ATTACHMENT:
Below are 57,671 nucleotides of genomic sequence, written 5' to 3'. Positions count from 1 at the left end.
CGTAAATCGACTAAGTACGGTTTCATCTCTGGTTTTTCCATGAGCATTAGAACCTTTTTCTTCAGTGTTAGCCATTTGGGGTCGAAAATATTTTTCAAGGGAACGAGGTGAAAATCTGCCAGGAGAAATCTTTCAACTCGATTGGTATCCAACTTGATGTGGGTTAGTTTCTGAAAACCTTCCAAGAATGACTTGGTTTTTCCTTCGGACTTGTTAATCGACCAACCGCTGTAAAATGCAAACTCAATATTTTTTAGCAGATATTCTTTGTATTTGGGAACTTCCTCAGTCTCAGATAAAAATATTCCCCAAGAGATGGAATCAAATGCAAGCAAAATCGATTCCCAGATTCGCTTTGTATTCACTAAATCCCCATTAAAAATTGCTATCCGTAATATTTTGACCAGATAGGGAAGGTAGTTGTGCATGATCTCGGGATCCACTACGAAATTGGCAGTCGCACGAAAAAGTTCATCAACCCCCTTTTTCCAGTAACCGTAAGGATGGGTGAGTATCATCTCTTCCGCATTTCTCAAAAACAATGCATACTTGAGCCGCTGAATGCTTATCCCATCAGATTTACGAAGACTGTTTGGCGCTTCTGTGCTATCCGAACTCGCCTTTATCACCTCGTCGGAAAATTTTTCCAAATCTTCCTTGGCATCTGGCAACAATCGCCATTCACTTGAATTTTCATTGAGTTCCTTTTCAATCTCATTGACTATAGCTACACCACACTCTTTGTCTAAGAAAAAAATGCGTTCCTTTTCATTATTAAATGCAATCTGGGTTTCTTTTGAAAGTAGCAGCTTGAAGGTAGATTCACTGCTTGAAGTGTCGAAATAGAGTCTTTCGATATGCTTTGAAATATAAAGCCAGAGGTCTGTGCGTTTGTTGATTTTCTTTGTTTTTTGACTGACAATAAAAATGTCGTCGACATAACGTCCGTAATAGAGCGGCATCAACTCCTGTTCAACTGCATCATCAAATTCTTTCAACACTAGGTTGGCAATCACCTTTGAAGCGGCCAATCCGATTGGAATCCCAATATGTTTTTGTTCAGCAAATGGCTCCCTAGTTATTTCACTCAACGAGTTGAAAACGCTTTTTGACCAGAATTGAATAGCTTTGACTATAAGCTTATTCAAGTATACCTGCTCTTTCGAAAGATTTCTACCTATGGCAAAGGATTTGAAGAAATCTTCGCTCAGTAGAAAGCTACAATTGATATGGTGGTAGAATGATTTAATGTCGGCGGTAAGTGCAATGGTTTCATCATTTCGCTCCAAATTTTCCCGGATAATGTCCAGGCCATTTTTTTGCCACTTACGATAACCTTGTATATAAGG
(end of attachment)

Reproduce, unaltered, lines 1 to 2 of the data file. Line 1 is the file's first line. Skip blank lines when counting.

Below are 57,671 nucleotides of genomic sequence, written 5' to 3'. Positions count from 1 at the left end.
CGTAAATCGACTAAGTACGGTTTCATCTCTGGTTTTTCCATGAGCATTAGAACCTTTTTCTTCAGTGTTAGCCATTTGGGGTCGAAAATATTTTTCAAGGGAACGAGGTGAAAATCTGCCAGGAGAAATCTTTCAACTCGATTGGTATCCAACTTGATGTGGGTTAGTTTCTGAAAACCTTCCAAGAATGACTTGGTTTTTCCTTCGGACTTGTTAATCGACCAACCGCTGTAAAATGCAAACTCAATATTTTTTAGCAGATATTCTTTGTATTTGGGAACTTCCTCAGTCTCAGATAAAAATATTCCCCAAGAGATGGAATCAAATGCAAGCAAAATCGATTCCCAGATTCGCTTTGTATTCACTAAATCCCCATTAAAAATTGCTATCCGTAATATTTTGACCAGATAGGGAAGGTAGTTGTGCATGATCTCGGGATCCACTACGAAATTGGCAGTCGCACGAAAAAGTTCATCAACCCCCTTTTTCCAGTAACCGTAAGGATGGGTGAGTATCATCTCTTCCGCATTTCTCAAAAACAATGCATACTTGAGCCGCTGAATGCTTATCCCATCAGATTTACGAAGACTGTTTGGCGCTTCTGTGCTATCCGAACTCGCCTTTATCACCTCGTCGGAAAATTTTTCCAAATCTTCCTTGGCATCTGGCAACAATCGCCATTCACTTGAATTTTCATTGAGTTCCTTTTCAATCTCATTGACTATAGCTACACCACACTCTTTGTCTAAGAAAAAAATGCGTTCCTTTTCATTATTAAATGCAATCTGGGTTTCTTTTGAAAGTAGCAGCTTGAAGGTAGATTCACTGCTTGAAGTGTCGAAATAGAGTCTTTCGATATGCTTTGAAATATAAAGCCAGAGGTCTGTGCGTTTGTTGATTTTCTTTGTTTTTTGACTGACAATAAAAATGTCGTCGACATAACGTCCGTAATAGAGCGGCATCAACTCCTGTTCAACTGCATCATCAAATTCTTTCAACACTAGGTTGGCAATCACCTTTGAAGCGGCCAATCCGATTGGAATCCCAATATGTTTTTGTTCAGCAAATGGCTCCCTAGTTATTTCACTCAACGAGTTGAAAACGCTTTTTGACCAGAATTGAATAGCTTTGACTATAAGCTTATTCAAGTATACCTGCTCTTTCGAAAGATTTCTACCTATGGCAAAGGATTTGAAGAAATCTTCGCTCAGTAGAAAGCTACAATTGATATGGTGGTAGAATGATTTAATGTCGGCGGTAAGTGCAATGGTTTCATCATTTCGCTCCAAATTTTCCCGGATAATGTCCAGGCCATTTTTTTGCCACTTACGATAACCTTGTATATAAGG